Intimacy can be described as a balance of meeting certain needs through dependence of relationships and on our own.

Those needs include safety, being seen and feeling soothed (or comforted).

Being overly dependent on others to meet those needs can lead to anxious behaviors that can drive significant others away, while being overly independent can result in an avoidance of getting close in relationships. Both create difficulties in close relationships and lead us to seeking intimacy in ways that can be harmful to the well being of ourselves and others. People who struggle with developing intimacy in their relationships often experience emotional distress (anxiety/depression), multiple unsuccessful romantic relationships, being unfaithful in relationships, and/or turning to addictive substances or behaviors.

Looking at past and current relationships we may discover certain patterns in ourselves or in the partners we chose that contribute to the lack of intimacy we experience. What we may not realize is that those patterns often develop early on. The way we go about meeting our needs for safety, being seen, and soothing are encoded in our first relationships- the ones with our parents or early caregivers. Those relationships greatly contribute to the blueprint for how we love and let ourselves be loved.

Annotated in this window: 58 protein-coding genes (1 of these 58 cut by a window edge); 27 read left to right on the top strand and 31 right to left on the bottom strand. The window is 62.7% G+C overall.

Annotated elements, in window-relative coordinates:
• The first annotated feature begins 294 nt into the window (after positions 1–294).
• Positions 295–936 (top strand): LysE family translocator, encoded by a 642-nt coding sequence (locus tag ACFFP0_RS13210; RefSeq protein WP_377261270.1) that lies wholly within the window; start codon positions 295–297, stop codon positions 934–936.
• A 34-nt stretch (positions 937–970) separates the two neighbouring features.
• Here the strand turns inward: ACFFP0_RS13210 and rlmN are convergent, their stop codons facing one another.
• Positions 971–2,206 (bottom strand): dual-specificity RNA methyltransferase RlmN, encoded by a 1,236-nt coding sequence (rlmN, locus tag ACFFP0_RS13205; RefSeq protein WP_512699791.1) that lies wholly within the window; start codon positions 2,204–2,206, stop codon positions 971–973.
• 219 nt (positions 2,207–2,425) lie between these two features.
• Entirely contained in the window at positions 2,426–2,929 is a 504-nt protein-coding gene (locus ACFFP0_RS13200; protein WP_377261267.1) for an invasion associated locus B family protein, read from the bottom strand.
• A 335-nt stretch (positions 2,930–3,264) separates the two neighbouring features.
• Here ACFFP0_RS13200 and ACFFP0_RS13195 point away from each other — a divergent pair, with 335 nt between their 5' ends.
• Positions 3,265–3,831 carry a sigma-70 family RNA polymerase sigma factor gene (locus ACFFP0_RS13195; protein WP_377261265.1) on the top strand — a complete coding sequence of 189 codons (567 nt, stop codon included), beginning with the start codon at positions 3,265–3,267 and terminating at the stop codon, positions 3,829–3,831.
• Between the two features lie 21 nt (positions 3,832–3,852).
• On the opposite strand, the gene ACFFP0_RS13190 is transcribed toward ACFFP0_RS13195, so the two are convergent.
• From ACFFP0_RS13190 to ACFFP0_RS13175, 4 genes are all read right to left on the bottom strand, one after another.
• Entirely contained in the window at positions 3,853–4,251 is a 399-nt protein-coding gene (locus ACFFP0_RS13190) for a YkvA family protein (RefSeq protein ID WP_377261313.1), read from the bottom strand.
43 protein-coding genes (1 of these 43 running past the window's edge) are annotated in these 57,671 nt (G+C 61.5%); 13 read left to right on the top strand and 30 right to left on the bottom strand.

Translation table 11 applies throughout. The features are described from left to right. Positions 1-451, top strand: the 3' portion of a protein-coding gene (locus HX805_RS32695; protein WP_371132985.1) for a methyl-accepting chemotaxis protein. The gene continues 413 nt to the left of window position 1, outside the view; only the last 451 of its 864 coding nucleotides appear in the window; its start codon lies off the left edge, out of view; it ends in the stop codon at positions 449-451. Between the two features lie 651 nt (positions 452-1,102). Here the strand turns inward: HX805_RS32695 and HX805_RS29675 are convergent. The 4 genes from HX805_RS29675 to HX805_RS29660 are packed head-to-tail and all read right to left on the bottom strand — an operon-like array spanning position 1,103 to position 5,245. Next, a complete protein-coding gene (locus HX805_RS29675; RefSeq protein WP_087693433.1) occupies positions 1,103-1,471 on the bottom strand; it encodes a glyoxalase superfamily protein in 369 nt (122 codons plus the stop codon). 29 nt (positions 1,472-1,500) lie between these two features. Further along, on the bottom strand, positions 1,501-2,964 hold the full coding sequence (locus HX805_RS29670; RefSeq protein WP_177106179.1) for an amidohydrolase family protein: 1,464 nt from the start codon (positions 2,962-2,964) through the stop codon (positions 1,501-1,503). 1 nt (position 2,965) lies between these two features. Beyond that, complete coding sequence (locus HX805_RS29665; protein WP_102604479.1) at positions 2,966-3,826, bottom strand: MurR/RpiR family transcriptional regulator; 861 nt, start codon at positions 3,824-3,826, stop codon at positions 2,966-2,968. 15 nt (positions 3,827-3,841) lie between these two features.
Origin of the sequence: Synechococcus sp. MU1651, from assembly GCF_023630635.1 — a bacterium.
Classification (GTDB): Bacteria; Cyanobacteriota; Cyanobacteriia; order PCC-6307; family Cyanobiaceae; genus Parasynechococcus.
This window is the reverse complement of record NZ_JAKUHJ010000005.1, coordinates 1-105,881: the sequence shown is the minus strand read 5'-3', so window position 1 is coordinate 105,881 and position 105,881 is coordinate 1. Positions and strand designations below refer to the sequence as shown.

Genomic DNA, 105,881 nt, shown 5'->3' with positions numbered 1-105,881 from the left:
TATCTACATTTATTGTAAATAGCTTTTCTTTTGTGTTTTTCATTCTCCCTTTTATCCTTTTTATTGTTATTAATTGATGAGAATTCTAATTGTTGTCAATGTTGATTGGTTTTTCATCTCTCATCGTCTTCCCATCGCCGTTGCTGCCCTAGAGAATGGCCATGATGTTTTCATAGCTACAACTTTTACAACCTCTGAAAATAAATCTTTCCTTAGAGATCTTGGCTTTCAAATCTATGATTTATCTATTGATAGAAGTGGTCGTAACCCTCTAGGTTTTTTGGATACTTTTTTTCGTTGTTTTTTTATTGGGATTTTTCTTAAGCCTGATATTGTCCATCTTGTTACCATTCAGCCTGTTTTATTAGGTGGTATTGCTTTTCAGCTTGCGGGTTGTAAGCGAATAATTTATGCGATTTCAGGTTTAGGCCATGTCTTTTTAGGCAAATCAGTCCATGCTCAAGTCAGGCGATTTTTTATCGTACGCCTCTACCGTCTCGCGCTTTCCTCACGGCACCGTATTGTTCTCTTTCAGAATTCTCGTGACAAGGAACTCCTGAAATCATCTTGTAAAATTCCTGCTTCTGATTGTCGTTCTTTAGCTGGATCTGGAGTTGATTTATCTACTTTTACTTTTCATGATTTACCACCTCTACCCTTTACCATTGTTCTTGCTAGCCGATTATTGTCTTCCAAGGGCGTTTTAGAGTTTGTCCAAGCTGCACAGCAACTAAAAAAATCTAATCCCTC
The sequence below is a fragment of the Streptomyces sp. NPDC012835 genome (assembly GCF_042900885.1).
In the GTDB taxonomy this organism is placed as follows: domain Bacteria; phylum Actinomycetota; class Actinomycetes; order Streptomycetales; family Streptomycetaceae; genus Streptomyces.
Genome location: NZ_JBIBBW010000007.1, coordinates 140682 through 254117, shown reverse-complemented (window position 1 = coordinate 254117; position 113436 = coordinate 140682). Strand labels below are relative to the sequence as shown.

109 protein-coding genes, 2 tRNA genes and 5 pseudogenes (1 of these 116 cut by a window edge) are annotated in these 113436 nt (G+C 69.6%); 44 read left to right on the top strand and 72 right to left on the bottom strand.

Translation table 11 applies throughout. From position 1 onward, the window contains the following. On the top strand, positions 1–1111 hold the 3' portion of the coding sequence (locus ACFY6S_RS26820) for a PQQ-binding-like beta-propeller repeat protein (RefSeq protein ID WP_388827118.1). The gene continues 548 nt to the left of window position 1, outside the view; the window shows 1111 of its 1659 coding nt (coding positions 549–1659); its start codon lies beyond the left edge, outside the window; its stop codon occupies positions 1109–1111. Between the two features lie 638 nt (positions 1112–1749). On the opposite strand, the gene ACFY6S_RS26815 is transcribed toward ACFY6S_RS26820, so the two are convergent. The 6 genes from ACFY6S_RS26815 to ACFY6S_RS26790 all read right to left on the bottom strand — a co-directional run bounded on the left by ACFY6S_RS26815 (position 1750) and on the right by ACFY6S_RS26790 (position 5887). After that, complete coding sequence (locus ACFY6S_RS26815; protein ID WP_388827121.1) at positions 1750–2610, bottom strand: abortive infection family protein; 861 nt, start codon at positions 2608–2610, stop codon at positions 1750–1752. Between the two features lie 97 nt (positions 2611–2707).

Counseling provides an opportunity to discover the patterns that keep us from developing true intimacy and closeness in our relationships (romantic or other). It also helps us to understand how those patterns developed by exploring experiences in our family of origin, our childhood, and our social interactions. In addition, working with a counselor in an individual or group setting can help us develop the ability to experience success in creating intimacy in our relationships.